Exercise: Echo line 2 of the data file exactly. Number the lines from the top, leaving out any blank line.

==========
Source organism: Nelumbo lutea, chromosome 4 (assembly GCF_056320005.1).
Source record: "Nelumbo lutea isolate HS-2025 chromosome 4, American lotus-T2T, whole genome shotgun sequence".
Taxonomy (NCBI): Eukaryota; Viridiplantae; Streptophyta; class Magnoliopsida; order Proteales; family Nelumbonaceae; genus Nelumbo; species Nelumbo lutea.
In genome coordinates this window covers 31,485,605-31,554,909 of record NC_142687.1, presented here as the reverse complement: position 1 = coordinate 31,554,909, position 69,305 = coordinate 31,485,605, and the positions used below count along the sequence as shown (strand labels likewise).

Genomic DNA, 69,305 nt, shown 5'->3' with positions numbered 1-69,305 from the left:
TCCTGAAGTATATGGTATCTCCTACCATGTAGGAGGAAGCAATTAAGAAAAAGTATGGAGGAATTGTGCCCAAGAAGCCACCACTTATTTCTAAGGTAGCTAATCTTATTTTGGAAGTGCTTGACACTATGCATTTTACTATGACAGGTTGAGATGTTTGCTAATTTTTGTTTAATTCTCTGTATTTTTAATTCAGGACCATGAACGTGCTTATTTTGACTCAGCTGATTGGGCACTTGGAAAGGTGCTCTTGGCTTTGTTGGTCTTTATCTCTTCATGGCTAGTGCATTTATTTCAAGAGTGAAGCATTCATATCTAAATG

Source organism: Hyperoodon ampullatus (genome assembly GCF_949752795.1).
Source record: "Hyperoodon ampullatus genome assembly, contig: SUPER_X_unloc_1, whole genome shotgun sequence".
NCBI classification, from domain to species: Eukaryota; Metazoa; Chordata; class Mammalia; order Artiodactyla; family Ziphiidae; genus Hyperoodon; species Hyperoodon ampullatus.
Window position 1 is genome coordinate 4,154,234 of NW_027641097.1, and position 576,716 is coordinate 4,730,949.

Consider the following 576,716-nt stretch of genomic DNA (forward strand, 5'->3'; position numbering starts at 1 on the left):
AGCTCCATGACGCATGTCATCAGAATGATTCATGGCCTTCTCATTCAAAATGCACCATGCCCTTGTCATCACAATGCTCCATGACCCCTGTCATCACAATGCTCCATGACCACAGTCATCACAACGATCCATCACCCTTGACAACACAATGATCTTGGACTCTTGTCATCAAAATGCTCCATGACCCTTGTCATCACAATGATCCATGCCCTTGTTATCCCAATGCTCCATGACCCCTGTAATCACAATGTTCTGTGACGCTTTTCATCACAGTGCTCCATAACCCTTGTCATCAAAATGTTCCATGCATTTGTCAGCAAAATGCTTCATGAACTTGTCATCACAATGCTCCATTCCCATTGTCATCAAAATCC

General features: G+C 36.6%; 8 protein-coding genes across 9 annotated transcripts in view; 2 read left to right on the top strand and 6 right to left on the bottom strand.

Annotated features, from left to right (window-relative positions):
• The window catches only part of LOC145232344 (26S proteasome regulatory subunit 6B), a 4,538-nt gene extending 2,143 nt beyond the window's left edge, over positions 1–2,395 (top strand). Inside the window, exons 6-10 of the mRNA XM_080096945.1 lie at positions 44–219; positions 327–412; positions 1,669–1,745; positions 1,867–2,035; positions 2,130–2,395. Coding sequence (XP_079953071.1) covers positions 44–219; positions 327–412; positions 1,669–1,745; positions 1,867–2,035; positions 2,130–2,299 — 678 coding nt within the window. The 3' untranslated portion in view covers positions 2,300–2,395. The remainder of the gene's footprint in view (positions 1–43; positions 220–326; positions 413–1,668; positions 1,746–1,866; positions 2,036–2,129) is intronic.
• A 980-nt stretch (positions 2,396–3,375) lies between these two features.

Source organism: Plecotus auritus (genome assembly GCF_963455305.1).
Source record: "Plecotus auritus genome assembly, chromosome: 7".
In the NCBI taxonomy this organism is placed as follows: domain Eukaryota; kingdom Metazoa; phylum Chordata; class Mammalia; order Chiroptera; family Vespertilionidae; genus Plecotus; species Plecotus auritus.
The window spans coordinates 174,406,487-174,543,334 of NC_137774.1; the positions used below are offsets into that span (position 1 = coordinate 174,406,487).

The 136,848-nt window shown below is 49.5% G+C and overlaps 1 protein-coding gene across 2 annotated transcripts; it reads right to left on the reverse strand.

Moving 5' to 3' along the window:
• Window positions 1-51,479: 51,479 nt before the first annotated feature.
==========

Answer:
Source record: "Nelumbo lutea isolate HS-2025 chromosome 4, American lotus-T2T, whole genome shotgun sequence".